Once upon a time there were only three channels on the television and you had to be in to watch a show when it was actually broadcast. Then came more channels and video recorders to give viewers more choice and freedom – and now the industry is going through another seismic shift as TV on demand services gain in popularity.
How do they work?
The increasing speed and stability of home broadband services and the development of "cloud" storage means that it's now viable for viewers to "stream" programmes from the broadcaster at a time of their own choosing. The TV shows and movies are stored on a central server and broadcast direct to the customer's home.
What can I get for free?
Channel 4's 4oD was the first streaming service to be set up by a major UK broadcaster, launching way back in 2006. The BBC followed shortly afterwards in 2007 with it's iPlayer offering – and the ITV Player and Demand 5 services complete the offerings from the terrestrial broadcasters. It might be worth noting that 4oD has now been renamed All 4.
All of these are free to use and the content featured on them is usually available for a good amount of time afterwards. In the case of the BBC's iPlayer this was extended from seven days to 30 days some time ago in response to public demand. Not all content is featured on the catch-up services however, with movies being less likely to appear than original content - due to the broadcaster having a restricted licence for the films.
And if I pay?
Then the world is your oyster. The biggest player in on-demand TV is Netflix, which began as a DVD rental business 18 years ago but has since evolved into the market leader in on-demand TV and movies. Priced from £5.99 per month (with a month's free trial available first), the service has branched out into original content creation with acclaimed series such as Orange Is The New Black and House Of Cards.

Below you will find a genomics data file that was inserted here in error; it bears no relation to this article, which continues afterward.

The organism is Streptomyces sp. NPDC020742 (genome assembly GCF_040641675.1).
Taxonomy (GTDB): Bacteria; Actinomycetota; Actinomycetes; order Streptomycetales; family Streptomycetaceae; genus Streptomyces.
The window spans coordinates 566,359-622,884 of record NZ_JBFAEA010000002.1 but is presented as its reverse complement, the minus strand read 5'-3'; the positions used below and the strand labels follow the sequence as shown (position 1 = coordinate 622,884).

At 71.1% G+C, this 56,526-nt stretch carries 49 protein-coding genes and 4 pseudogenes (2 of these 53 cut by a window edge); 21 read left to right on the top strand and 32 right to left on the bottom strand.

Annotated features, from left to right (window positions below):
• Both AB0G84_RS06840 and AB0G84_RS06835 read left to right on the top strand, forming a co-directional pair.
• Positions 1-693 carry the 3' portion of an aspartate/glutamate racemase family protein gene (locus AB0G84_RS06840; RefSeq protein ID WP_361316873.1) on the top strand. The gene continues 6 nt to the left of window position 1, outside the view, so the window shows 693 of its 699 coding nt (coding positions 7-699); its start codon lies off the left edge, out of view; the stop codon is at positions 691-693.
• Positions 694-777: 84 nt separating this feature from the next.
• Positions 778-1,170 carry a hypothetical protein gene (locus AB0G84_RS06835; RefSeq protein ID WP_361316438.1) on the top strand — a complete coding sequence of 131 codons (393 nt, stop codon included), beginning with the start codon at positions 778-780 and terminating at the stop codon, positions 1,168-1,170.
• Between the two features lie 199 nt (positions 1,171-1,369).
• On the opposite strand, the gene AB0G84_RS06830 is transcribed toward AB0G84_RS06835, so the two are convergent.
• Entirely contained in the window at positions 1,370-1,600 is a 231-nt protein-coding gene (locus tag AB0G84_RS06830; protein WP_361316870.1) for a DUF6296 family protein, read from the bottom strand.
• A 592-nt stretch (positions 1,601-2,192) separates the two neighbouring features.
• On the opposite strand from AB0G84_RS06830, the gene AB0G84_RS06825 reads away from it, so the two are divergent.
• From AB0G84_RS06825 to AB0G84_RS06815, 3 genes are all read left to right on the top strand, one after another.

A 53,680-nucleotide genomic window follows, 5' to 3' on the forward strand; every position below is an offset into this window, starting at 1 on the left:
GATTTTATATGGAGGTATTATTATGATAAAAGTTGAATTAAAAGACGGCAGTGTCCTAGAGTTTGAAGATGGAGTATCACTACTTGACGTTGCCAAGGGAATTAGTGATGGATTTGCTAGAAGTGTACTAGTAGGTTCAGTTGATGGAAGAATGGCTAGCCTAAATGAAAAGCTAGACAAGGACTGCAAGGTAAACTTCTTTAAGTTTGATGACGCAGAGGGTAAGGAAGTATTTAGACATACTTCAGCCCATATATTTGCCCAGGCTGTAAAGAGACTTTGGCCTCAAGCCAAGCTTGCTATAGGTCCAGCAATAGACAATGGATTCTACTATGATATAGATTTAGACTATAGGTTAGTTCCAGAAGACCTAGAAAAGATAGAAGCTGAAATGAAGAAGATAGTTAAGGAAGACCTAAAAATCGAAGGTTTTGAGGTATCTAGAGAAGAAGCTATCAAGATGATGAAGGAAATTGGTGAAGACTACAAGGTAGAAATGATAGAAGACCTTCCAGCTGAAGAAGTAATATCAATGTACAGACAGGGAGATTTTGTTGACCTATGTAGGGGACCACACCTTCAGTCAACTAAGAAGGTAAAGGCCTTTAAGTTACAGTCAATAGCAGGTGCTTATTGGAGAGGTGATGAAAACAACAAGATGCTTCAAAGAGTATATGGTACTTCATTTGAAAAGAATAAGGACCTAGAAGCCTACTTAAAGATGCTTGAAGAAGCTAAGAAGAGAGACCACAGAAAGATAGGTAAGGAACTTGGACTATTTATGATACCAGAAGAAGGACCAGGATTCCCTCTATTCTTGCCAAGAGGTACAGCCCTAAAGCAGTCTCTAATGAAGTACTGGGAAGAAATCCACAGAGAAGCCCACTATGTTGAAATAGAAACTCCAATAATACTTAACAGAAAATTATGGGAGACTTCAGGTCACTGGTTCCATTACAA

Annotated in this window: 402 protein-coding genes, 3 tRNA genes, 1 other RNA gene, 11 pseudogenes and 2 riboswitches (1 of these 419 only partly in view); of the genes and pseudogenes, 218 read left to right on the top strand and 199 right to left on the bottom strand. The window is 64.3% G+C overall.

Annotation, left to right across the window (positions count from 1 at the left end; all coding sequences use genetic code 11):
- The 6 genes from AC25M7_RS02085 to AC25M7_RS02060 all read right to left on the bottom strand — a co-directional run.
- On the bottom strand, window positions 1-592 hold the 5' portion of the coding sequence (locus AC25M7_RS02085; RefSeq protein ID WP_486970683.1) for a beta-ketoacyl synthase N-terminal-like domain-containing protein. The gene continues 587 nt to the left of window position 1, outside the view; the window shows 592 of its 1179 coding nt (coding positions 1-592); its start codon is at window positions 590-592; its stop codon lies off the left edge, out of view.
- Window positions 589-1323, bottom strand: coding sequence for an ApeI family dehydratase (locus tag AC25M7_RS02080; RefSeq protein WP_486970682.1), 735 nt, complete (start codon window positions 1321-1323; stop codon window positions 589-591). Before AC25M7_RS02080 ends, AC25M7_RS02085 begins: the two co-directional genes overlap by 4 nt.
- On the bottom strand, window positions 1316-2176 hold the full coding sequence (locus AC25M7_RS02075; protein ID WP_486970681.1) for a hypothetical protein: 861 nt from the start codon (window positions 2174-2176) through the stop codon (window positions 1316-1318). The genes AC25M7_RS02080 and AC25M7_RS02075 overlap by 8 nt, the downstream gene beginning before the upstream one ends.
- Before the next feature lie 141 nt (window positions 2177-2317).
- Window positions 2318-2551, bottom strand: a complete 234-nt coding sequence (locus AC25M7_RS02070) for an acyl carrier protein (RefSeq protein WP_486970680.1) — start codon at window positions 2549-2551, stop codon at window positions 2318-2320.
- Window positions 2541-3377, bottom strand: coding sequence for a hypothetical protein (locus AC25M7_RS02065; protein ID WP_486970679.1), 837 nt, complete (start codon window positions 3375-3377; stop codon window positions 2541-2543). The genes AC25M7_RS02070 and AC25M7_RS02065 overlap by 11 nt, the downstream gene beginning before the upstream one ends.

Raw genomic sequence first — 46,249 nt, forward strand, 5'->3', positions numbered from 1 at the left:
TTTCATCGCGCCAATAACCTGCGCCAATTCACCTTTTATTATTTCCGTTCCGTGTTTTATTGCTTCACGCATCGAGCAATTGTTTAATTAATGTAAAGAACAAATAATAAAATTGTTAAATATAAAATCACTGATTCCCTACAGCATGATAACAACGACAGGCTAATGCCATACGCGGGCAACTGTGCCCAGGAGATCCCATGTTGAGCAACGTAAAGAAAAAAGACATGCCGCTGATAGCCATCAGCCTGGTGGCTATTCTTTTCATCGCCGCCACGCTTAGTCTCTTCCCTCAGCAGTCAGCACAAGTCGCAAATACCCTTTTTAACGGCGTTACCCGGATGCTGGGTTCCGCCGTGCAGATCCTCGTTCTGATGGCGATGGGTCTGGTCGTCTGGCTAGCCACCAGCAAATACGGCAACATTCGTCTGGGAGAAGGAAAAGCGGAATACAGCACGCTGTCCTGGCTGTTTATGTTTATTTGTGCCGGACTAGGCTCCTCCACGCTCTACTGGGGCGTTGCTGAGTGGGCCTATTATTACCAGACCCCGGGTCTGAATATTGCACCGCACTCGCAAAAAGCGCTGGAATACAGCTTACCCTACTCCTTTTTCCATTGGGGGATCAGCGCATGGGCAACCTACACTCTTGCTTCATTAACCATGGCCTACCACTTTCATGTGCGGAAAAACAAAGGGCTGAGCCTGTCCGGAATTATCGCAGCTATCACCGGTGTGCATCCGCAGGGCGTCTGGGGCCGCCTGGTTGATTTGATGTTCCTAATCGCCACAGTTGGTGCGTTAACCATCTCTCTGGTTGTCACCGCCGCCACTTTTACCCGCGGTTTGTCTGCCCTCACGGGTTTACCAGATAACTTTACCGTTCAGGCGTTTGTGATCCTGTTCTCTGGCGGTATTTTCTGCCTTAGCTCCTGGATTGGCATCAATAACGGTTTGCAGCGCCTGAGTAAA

Significant rivals include Amazon Prime Instant Video (formerly LoveFilm), Now TV (which is Sky's offering in the sector), Blinkbox and Apple TV. While the first two are primarily subscription services, the latter companies focus more on single movie "rentals" for newer films – often before they are released on DVD.
What can I watch them on?
These services can be accessed via a desktop PC, a laptop, a tablet or even a mobile phone if you really must. But many users prefer to watch them on a good old-fashioned (or brand new) television instead. Many new TVs are now "smart" and allow easy access to the apps which control these services – along with having the hardware to log on to your home's wifi network. But don't worry if you have a "dumb" TV, a relatively cheap product like Google's Chromecast dongle can allow you access to services such as Netflix and the BBC's iPlayer.
Rivals to the Chromecast include Apple TV and the Roku Streaming Stick. These dongles also allow the viewer to see content from YouTube, which opens up a whole extra world of pop videos, movie clips and hilarious (or not so) cat-based footage for your enjoyment. It's also possible to access TV on demand services via a games console such as the Xbox One or PlayStation 4.
But I have special interests
One of the great things about streaming-based TV is that it has lowered the bar to entry for would-be broadcasters, allowing smaller channels and websites to offer niche-interest content direct to the consumer. For example, Red Bull TV offers an array of "extreme" sports coverage for free and wrestling fans can subscribe to the WWE Network and get live and on-demand matches.
Which service have you gone for? Leave a comment below...